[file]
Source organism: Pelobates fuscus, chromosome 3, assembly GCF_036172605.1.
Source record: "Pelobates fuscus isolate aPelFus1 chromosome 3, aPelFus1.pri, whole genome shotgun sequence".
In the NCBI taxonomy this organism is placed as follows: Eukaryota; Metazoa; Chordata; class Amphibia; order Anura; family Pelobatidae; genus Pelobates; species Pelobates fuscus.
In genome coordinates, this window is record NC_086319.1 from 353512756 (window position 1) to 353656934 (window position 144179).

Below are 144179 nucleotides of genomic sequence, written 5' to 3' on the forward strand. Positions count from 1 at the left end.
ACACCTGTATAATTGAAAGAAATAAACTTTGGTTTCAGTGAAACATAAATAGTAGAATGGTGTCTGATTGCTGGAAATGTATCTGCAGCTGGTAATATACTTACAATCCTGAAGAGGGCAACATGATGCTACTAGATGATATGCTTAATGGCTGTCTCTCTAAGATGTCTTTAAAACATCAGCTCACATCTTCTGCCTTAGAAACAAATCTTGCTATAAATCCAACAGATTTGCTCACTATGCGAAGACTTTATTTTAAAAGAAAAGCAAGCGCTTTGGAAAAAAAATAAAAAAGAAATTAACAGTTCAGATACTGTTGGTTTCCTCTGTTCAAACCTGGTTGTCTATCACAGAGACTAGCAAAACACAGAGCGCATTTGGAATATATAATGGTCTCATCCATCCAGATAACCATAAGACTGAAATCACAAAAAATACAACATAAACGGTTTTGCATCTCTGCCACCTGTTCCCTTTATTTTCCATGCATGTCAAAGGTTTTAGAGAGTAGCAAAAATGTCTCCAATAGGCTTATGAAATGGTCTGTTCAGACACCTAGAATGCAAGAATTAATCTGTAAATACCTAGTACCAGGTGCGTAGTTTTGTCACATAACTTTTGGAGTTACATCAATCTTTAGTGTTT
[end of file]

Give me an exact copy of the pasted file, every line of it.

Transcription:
Source organism: Pelobates fuscus, chromosome 3, assembly GCF_036172605.1.
Source record: "Pelobates fuscus isolate aPelFus1 chromosome 3, aPelFus1.pri, whole genome shotgun sequence".
In the NCBI taxonomy this organism is placed as follows: Eukaryota; Metazoa; Chordata; class Amphibia; order Anura; family Pelobatidae; genus Pelobates; species Pelobates fuscus.
In genome coordinates, this window is record NC_086319.1 from 353512756 (window position 1) to 353656934 (window position 144179).

Below are 144179 nucleotides of genomic sequence, written 5' to 3' on the forward strand. Positions count from 1 at the left end.
ACACCTGTATAATTGAAAGAAATAAACTTTGGTTTCAGTGAAACATAAATAGTAGAATGGTGTCTGATTGCTGGAAATGTATCTGCAGCTGGTAATATACTTACAATCCTGAAGAGGGCAACATGATGCTACTAGATGATATGCTTAATGGCTGTCTCTCTAAGATGTCTTTAAAACATCAGCTCACATCTTCTGCCTTAGAAACAAATCTTGCTATAAATCCAACAGATTTGCTCACTATGCGAAGACTTTATTTTAAAAGAAAAGCAAGCGCTTTGGAAAAAAAATAAAAAAGAAATTAACAGTTCAGATACTGTTGGTTTCCTCTGTTCAAACCTGGTTGTCTATCACAGAGACTAGCAAAACACAGAGCGCATTTGGAATATATAATGGTCTCATCCATCCAGATAACCATAAGACTGAAATCACAAAAAATACAACATAAACGGTTTTGCATCTCTGCCACCTGTTCCCTTTATTTTCCATGCATGTCAAAGGTTTTAGAGAGTAGCAAAAATGTCTCCAATAGGCTTATGAAATGGTCTGTTCAGACACCTAGAATGCAAGAATTAATCTGTAAATACCTAGTACCAGGTGCGTAGTTTTGTCACATAACTTTTGGAGTTACATCAATCTTTAGTGTTT